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Workers on an LRT work site on Eglinton Ave. West between Oakwood and Alameda Aves. are photographed on April 7, 2021.

Fred Lum/The Globe and Mail

SNC-Lavalin Group Inc. and its three partners building Toronto’s new Eglinton Crosstown light-rapid transit line have said for months that the coronavirus crisis has caused millions of dollars in lost productivity as a result of unexpected workplace safety measures, supply chain problems and increased worker absenteeism.

Now, a court has ruled that the four construction companies have the right to trigger a procedure in their contract with their client, Metrolinx and Infrastructure Ontario, that could give them more time to finish the project without incurring penalties and compensation for any extra costs they’ve assumed. The decision “could create a precedent for other construction projects that were negatively impacted by the pandemic,” Desjardins Securities analyst Benoît Poirier said.

SNC is working on three big infrastructure construction contracts in Toronto, Ottawa and Montreal, all of them light-rail transit systems with their own set of challenges. In Toronto, the company is part of a consortium called Crosslinx Transit Solutions that is building the Eglinton Crosstown LRT with partners Aecon Group Inc., EllisDon, and Dragados. Each company has a 25-per-cent stake.

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The consortium in October sued Metrolinx and Infrastructure Ontario over escalating costs and delays on the $5.5-billion project caused by the COVID-19 crisis. The builders said the provincial agencies refused to declare the pandemic an emergency and held Crosslinx responsible for extra costs that arose as a result of it, including financial penalties for delivering the project late.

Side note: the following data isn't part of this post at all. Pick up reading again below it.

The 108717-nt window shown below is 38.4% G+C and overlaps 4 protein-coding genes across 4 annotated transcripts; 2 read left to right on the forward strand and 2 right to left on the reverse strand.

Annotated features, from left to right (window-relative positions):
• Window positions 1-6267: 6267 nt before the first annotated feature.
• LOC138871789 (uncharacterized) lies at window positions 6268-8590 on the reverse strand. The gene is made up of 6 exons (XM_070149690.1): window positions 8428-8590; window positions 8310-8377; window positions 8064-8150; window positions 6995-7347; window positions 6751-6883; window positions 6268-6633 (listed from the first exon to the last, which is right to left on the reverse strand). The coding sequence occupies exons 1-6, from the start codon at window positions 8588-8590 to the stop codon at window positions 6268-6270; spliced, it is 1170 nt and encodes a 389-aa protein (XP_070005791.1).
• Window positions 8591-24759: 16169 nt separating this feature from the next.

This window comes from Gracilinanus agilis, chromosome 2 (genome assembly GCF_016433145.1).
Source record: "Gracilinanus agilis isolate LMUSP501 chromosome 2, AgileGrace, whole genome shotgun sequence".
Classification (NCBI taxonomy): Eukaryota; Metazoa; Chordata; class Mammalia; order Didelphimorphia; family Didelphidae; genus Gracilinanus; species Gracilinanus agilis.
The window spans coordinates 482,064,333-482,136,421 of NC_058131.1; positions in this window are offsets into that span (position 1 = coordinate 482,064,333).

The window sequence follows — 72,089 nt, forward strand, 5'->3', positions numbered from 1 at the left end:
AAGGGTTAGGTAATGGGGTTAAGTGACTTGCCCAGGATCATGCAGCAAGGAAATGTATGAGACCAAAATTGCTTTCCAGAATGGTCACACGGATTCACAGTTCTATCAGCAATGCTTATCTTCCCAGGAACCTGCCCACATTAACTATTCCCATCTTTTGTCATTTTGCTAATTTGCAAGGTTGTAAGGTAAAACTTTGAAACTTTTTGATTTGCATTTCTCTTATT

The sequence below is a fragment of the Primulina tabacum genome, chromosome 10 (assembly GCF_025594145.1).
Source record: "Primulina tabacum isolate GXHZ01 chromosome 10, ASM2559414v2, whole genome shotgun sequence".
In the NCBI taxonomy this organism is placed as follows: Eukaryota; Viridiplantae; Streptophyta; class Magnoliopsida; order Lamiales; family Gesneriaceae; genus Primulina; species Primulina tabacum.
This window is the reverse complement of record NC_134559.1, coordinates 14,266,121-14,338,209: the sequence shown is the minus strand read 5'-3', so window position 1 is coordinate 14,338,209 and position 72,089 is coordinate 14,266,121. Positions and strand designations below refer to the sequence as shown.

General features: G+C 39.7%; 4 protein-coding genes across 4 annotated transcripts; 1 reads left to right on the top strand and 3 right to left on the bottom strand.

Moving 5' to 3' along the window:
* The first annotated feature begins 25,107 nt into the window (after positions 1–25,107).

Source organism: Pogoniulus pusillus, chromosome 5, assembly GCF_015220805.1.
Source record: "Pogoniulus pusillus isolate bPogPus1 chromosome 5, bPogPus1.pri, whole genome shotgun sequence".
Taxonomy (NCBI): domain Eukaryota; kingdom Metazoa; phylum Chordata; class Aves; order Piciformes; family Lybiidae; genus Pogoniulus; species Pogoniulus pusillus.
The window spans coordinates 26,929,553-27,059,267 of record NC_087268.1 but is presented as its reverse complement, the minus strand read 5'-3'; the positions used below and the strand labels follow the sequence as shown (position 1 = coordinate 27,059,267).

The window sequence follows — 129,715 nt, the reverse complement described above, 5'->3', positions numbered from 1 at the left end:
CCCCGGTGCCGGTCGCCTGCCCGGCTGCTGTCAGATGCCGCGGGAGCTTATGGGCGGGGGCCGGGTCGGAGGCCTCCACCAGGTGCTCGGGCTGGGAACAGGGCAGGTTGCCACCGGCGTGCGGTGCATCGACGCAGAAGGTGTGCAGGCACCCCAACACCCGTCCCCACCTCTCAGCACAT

Crosslinx has estimated the first wave of COVID-19 alone resulted in an extra $134-million worth of expenses. Those costs have probably climbed higher as the pandemic continues.

On Monday, a judge for the Ontario Superior Court ruled in favour of the builder consortium, saying COVID-19 represents an emergency under the transit project agreement. Metrolinx’s interpretation of the contract was “neither a fair nor reasonable approach” and “would reduce its ostensible concern about worker safety to nothing but window dressing,” the judge said in the ruling.

If the decision is not appealed, it clears the way for the two sides to negotiate new terms on project completion dates and financial compensation. For SNC and Aecon, that would likely mean a cash recovery, though the exact amount remains unknown, National Bank analyst Maxim Sytchev said. SNC took $90-million in charges in the fourth quarter as it delayed booking disputed COVID-related expenses as revenue.

“The highly aggressive stance that Metrolinx and Infrastructure Ontario was taking seemed very offside, and the decision is the right one,” ATB Capital Markets analyst Chris Murray said by e-mail. “On other projects, including the [Montreal-area] REM, it appears that the owners have taken a more collaborative approach, appreciating that COVID-19 is a truly unusual event, and more supportive of the health and safety efforts of the contractors and the broader community.”

SNC-Lavalin chief executive officer Ian Edwards has said the stricter health and safety measures implemented by authorities to prevent and contain COVID-19 have hurt productivity on construction of the Crosstown rail line and other projects, particularly on tasks such as tunnelling and working at heights, which usually require workers to be in close proximity with one another. Lockdowns also restrict the number of staff SNC can deploy to worksites, he has said.

The development shows that SNC and its engineering and construction peers are managing risk through the pandemic with some success, National Bank’s Mr. Sytchev said.

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“While it’s easy to say that government-issued stay-at-home orders would qualify as force majeure, one never knows how courts interpret all the moving parts,” the analyst said in a note. “With so much capital going into infrastructure development in Canada, U.S., U.K. and Australia, risk transfer strategies that would have been acceptable 10 years ago as players were vying for a piece of the public-private partnership pie no longer suffice.”

SNC-Lavalin has vowed not to bid on any more lump sum turnkey construction projects like the Eglinton Crosstown LRT, which typically put the onus on builders for any cost overruns. The company is now winding down its remaining portfolio of contracts of that type.

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